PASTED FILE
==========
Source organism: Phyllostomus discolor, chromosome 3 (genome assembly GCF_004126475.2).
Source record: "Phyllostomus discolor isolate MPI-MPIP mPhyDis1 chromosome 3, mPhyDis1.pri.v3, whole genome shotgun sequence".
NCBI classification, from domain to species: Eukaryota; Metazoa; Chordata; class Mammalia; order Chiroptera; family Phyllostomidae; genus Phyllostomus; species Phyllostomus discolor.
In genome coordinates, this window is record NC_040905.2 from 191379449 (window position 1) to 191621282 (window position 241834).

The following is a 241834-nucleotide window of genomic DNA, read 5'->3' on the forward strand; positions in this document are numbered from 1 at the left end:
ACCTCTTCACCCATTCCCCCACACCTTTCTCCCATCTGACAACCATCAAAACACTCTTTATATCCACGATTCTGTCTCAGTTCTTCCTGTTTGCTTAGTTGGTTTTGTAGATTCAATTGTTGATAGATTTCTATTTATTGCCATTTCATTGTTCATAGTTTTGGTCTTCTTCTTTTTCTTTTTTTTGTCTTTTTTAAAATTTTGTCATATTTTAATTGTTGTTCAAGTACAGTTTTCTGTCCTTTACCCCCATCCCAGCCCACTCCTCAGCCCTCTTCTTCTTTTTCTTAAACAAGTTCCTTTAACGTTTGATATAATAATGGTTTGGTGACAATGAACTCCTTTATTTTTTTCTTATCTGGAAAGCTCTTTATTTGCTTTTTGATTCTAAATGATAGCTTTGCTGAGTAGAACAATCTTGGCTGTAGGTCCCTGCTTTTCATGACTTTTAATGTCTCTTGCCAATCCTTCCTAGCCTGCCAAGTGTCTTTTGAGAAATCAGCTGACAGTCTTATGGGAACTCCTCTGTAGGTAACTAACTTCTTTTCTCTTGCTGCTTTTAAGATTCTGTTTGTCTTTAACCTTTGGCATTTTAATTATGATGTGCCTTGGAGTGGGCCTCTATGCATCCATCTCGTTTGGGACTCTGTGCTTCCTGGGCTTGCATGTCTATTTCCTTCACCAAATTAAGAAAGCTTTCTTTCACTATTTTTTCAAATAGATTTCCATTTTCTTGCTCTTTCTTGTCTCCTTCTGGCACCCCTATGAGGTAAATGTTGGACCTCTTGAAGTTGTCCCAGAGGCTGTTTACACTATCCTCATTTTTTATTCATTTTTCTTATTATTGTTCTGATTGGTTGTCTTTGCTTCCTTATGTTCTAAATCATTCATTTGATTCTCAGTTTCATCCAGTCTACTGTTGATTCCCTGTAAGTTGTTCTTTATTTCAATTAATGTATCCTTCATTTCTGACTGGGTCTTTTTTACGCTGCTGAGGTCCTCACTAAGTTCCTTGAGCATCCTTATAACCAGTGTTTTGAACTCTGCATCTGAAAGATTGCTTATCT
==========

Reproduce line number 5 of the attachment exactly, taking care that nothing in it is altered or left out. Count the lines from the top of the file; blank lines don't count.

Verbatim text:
The following is a 241834-nucleotide window of genomic DNA, read 5'->3' on the forward strand; positions in this document are numbered from 1 at the left end: